Federal Circuit Defines Local Storage in the Context of Networks to Be Limited to Storage at a Computer

In Mangosoft, Inc. v. Oracle Corp., 525 F3d 1327; 86 USPQ2d 1939 (Fed. Cir. May 14, 2008), Mangosoft, Inc. and Mangsoft Corporation (collectively, “Mangosoft”) appeal from the District Court’s summary judgment order holding that Oracle Corporation (“Oracle”) did not infringe Mangosoft’s U.S. Patent No. 6,148,377 (“the ‘377 patent”). The Federal Court affirmed this holding.

The ‘377 patent relates to “computer networking systems and methods that provide shared memory systems and services,” ‘377 patent col.1 II.4-6.  It creates a decentralized storage system that pools together and shares the storage capacities of individual computers (or nodes) on the network to form a “virtual memory space.” See id. col.2 II.21-28. In 2002, Mangosoft filed suit against Oracle, accusing Oracle’s Real Applications Clusters (“RAC”) software of infringing upon some 38 claims of the ‘377 patent and a related patent.

Upon a Markman hearing in 2004, the District Court distinguished “local” memory devices from “shared,” “networked,” or “remote” memory devices, and rejected Mangosoft’s request to construe “local” to “simply requir[e] a computer memory device that is somehow ‘linked’ to a computer (whether directly or indirectly).” Mangosoft, Inc. v. Oracle Corp., No. 02-CV-545, slip op. at 18-20 (D.N.H. Sept. 21, 2004). Based on this order, Mangosoft amended its list of asserted claims to include only three claims on the ‘377 patent. The District Court concluded that, as a matter of law, Oracle did not infringe any of the asserted claims, and in so holding, the District Court agreed with Oracle that “the memory space shared in RAC clusters does not span local persistent memory devices.” Summary Judgment Opinion at 8, 14-15.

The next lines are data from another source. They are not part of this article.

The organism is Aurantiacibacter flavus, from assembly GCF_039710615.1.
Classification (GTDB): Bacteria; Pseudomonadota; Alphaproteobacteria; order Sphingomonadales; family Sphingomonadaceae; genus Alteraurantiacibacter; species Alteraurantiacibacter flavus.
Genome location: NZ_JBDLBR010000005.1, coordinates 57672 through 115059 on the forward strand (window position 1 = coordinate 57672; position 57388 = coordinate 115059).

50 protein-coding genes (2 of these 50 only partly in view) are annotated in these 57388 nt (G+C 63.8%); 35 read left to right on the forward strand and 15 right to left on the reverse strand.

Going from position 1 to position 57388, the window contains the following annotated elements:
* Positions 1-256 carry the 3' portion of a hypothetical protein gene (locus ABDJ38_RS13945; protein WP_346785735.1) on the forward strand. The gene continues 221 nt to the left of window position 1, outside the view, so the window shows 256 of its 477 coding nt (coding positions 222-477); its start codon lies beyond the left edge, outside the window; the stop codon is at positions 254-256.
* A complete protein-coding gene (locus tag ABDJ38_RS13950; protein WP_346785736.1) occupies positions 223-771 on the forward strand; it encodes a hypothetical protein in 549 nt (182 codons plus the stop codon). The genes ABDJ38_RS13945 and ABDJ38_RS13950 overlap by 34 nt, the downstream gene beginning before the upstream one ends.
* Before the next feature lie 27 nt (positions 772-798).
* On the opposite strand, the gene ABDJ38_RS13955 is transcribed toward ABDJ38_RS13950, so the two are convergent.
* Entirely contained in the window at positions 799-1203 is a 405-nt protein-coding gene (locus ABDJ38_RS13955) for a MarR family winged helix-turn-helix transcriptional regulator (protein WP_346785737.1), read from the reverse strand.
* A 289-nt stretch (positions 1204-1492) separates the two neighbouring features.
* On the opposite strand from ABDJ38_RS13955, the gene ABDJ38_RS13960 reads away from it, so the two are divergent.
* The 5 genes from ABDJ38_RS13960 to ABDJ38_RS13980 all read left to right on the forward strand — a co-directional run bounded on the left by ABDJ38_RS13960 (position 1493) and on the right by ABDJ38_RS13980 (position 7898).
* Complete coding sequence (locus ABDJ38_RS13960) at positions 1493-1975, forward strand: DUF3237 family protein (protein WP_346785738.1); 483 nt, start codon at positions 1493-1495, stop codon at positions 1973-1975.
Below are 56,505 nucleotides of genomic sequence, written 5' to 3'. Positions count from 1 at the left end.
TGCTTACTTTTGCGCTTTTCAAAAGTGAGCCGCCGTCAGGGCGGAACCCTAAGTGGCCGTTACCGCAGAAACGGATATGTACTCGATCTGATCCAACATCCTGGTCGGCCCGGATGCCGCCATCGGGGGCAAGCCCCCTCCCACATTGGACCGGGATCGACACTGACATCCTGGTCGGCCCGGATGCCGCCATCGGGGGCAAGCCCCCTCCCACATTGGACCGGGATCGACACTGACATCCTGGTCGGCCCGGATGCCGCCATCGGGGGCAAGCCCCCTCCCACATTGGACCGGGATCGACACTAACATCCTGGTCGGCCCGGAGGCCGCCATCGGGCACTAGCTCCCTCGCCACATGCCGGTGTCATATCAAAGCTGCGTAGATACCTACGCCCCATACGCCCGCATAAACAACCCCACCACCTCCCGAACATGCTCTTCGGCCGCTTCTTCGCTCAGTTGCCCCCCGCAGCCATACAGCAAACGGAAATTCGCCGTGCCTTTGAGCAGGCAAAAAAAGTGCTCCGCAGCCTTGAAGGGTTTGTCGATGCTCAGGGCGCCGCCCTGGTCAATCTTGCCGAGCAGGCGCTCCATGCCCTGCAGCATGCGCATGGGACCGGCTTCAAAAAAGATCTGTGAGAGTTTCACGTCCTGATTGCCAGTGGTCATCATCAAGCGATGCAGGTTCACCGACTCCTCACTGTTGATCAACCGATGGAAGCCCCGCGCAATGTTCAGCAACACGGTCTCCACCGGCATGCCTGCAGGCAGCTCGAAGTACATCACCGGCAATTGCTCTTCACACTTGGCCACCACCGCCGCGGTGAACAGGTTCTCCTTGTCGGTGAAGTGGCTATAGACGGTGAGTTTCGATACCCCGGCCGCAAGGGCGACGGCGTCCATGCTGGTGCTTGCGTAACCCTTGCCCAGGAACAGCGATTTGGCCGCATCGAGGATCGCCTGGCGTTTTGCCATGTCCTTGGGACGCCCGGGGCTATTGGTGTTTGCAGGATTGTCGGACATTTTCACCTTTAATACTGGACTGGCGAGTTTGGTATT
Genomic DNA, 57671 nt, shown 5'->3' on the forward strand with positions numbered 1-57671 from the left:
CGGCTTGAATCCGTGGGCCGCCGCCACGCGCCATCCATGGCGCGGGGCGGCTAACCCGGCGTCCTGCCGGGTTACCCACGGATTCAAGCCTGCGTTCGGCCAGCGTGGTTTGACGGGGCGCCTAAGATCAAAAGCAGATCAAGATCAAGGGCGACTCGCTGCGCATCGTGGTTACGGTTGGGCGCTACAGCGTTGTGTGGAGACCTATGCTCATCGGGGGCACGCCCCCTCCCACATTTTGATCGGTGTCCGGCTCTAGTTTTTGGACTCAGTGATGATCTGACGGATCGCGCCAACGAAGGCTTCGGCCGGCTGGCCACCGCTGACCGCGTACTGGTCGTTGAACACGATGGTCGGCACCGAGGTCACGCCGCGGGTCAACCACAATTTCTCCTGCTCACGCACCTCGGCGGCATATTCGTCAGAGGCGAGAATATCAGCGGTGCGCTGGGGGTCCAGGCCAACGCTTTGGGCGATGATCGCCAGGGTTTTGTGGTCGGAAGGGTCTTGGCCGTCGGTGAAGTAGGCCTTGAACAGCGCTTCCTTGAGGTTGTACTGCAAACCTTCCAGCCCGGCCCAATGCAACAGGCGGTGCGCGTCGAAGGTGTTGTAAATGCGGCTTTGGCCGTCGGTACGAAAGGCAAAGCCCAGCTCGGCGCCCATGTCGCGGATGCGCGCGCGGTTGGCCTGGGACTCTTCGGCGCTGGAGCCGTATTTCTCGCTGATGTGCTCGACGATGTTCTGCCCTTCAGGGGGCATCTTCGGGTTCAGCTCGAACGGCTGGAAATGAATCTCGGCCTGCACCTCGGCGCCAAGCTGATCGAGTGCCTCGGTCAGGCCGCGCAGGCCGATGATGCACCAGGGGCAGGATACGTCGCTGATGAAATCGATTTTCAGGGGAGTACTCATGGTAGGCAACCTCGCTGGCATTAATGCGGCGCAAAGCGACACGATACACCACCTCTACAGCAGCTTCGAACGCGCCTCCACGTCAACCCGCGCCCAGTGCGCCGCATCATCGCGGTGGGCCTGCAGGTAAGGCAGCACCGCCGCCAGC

The issue on appeal turns on what it means for a storage device to be “local” to a particular computer or node in a computer network. Mangosoft claimed that in construing the term “local,” the District Court improperly relied on a technical dictionary definition and incorrectly required that the connection be “direct” and “unique.” However, the Federal Court accepted Oracle’s claim that the District Court’s construction of “local” was supported by claim language, specification, prosecution history, and reliable extrinsic evidence.

First, the District Court’s construction of the term “local” was consistent with the language of claim 1, whereas Mangosoft’s construction gave it too much of an expansive meaning, unsupported by the intrinsic record. Further, Mangosoft’s proposed construction of a “local” memory device to mean one that “can be contributed to the shared addressable memory space by a particular node” rendered the word “local” superfluous as the language of claim 1 independent of the word “local” already required a connection of some sort between a computer and a hard disk. The District Court’s construction, on the other hand, gave “local” its ordinary meaning.